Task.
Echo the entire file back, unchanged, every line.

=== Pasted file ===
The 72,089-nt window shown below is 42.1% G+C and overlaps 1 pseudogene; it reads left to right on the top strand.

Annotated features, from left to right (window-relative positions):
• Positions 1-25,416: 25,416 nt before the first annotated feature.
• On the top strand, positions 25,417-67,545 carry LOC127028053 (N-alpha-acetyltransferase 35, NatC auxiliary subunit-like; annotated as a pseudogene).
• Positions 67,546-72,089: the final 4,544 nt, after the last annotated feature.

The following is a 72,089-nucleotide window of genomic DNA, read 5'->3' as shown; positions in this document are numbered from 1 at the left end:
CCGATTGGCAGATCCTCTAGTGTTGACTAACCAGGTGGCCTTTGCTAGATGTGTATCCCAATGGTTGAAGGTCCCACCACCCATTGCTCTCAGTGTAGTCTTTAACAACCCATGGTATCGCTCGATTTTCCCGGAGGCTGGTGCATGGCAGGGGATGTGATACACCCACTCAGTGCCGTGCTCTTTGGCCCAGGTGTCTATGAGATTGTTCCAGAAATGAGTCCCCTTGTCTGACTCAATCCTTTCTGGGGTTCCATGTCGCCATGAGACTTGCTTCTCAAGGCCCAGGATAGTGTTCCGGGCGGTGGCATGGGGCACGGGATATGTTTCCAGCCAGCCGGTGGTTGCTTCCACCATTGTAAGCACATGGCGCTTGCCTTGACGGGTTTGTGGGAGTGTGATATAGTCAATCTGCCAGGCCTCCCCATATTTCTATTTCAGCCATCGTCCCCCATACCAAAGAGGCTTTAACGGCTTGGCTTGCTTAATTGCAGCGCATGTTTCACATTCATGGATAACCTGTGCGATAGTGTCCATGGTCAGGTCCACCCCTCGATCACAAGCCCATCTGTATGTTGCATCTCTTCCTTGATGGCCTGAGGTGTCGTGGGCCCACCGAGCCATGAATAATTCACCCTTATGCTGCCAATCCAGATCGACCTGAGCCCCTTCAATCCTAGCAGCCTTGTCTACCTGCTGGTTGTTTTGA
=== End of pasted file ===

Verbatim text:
The 72,089-nt window shown below is 42.1% G+C and overlaps 1 pseudogene; it reads left to right on the top strand.

Annotated features, from left to right (window-relative positions):
• Positions 1-25,416: 25,416 nt before the first annotated feature.
• On the top strand, positions 25,417-67,545 carry LOC127028053 (N-alpha-acetyltransferase 35, NatC auxiliary subunit-like; annotated as a pseudogene).
• Positions 67,546-72,089: the final 4,544 nt, after the last annotated feature.

The following is a 72,089-nucleotide window of genomic DNA, read 5'->3' as shown; positions in this document are numbered from 1 at the left end:
CCGATTGGCAGATCCTCTAGTGTTGACTAACCAGGTGGCCTTTGCTAGATGTGTATCCCAATGGTTGAAGGTCCCACCACCCATTGCTCTCAGTGTAGTCTTTAACAACCCATGGTATCGCTCGATTTTCCCGGAGGCTGGTGCATGGCAGGGGATGTGATACACCCACTCAGTGCCGTGCTCTTTGGCCCAGGTGTCTATGAGATTGTTCCAGAAATGAGTCCCCTTGTCTGACTCAATCCTTTCTGGGGTTCCATGTCGCCATGAGACTTGCTTCTCAAGGCCCAGGATAGTGTTCCGGGCGGTGGCATGGGGCACGGGATATGTTTCCAGCCAGCCGGTGGTTGCTTCCACCATTGTAAGCACATGGCGCTTGCCTTGACGGGTTTGTGGGAGTGTGATATAGTCAATCTGCCAGGCCTCCCCATATTTCTATTTCAGCCATCGTCCCCCATACCAAAGAGGCTTTAACGGCTTGGCTTGCTTAATTGCAGCGCATGTTTCACATTCATGGATAACCTGTGCGATAGTGTCCATGGTCAGGTCCACCCCTCGATCACAAGCCCATCTGTATGTTGCATCTCTTCCTTGATGGCCTGAGGTGTCGTGGGCCCACCGAGCCATGAATAATTCACCCTTATGCTGCCAATCCAGATCGACCTGAGCCCCTTCAATCCTAGCAGCCTTGTCTACCTGCTGGTTGTTTTGA